Fire crews are continuing to fight a large blaze on Chatham Island which has grown in size.

Firefighters have been battling a more than 2000ha blaze on the island since yesterday.

Fire and Emergency NZ principal rural fire officer Craig Cottrill said containing and extinguishing the fire would be a challenging and long operation.

"The fire has grown in size over the last 24 hours, and we are currently assessing how big it is," he said.

Two helicopters arrived at the island today and were working on the fire. Cottrill said they had made good progress.

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"We expect the teams who arrived on the island today to be there for up to two weeks. It is likely we will send additional resources, and two crews are on stand-by in Auckland, and are ready to travel to the Chatham's when required," Cottrill said.

"Cooler temperatures and rain have eased conditions today, and we do not expect to evacuate any residents, even as a precaution, as was done last night."

The fire is burning on private land containing regenerating and established native vegetation. It was too early to assess the impact of the fire on native plants and animals in the area.

Department of Conservation operations manager for Chatham Island Dave Carlton said at this stage the fire has not burnt into any conservation land in the southern area of the island

"Although this remains a potential risk," he said.

"The fire does not pose a risk to threatened native species such as the Chatham Island taiko, and is well away from the J M Barker (Hapupu) National Historic Reserve where the Moriori tree carvings, rakau momori, are found."

Residents who were evacuated overnight returned to their homes earlier today as the wild fires continued to burn.

Ten more firefighters were due to leave Wellington for the island at 3pm today.

"Fortunately last night the weather changed and there's a bit of a southerly," Cottrill said earlier today.

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"It's cooler out there today and the fire hasn't been burning as rigorously today as it has been the last two days."

A charter aircraft was also due to arrive today with fire crew carrying fuel, equipment and supplies for a two-week deployment.

The team of firefighters heading out from Wellington were specialist rural firefighters from around the region, and have been told to prepare for a two-week deployment.

Cottrill said they would be heading into "rugged terrain" that is "hard to get into, hard to get around".

The isolation in the area will be one of the biggest challenges firefighters face, he said.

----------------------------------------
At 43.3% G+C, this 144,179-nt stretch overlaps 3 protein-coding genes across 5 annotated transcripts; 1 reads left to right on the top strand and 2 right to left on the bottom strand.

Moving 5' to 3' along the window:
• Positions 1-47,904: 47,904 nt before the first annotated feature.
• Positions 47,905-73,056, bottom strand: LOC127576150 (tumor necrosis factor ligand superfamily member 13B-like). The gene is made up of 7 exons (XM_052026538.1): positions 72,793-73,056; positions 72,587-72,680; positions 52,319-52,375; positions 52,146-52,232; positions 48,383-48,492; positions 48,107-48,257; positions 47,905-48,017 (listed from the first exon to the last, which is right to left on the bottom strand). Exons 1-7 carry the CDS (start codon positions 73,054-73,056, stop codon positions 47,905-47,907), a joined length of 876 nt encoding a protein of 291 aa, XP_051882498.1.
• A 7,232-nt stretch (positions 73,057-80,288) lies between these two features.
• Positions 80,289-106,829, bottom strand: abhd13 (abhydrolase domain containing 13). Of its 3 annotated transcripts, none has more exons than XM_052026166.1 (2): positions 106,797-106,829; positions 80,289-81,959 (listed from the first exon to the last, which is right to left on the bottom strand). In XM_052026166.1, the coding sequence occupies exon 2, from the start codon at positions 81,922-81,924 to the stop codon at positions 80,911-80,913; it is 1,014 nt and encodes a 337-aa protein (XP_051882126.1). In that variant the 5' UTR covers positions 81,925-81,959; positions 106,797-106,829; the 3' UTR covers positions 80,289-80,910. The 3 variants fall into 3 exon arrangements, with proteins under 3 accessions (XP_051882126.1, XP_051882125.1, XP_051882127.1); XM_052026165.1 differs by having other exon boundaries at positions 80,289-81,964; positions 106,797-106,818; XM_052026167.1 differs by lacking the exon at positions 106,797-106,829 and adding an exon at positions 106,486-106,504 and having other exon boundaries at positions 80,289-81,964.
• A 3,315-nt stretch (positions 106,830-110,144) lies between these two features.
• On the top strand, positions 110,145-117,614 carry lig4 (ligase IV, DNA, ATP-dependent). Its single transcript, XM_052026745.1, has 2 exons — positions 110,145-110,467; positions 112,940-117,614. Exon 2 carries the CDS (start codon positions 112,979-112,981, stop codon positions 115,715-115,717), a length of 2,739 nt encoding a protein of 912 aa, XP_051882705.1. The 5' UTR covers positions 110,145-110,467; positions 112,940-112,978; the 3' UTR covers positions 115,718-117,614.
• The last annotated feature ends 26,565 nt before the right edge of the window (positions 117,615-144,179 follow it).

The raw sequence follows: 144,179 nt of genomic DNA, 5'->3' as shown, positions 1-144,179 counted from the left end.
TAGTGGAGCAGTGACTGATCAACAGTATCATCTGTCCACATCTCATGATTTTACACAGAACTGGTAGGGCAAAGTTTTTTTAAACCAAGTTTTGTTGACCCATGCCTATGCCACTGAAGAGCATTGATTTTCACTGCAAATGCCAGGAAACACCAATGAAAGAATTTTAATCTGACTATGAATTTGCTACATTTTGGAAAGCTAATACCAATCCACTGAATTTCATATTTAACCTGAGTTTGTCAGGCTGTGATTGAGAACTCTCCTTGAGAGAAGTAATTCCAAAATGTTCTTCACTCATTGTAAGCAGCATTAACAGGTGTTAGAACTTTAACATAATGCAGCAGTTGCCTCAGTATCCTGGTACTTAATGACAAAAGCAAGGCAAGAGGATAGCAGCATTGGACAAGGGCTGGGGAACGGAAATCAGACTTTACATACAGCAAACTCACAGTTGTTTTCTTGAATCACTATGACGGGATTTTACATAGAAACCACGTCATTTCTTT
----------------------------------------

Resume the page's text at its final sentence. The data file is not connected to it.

When fighting fires at home in the Wellington region "if we need additional assets we can push a button on our truck and they'll magically appear".

But out in the Chatham Islands, firefighters are warned to take everything they need with them "because if you need anything more, it's going to be a day away".

A Hercules aircraft is tentatively booked to leave from Auckland on Monday along with two standby fire crews, depending on the state of the fire and whether more resources are needed.

Every Air Chathams flight operating over the next few days will be carrying food, water, and other resources.

Some of the firefighters will be staying at a marae while others will stay at a hotel.

"Think back to last year, the Port Hills fire. We are well rehearsed for this type of thing."

All the firefighters heading over today are volunteers, but will be paid for their time.

More rain is expected overnight along with a northerly wind shift.

Residents from 19 households were allowed to return back to their homes early this morning, after safety concerns prompted evacuations last night.

The island's civil defence emergency management team posted on Facebook at 7am that it was safe for the households on Waitangi Wharf-Owhenga Rd who had been told to leave their homes last night, to return this morning due to favourable weather.

"Due to lower humidity and some steady rain overnight the evacuation has been lifted...Those people who evacuated you are safe to return home at this time," the post said.

Residents were warned that wind and temperature changes might force further evacuations.

An incident management team is on the island and assessing conditions to ascertain the best way to fight the fire which has mostly covered conservation land.

The Defence Force and Department of Conservation staff also been involved in dousing the blaze.

Yesterday the Defence Force conducted a fly-over to determine the scale of the blaze.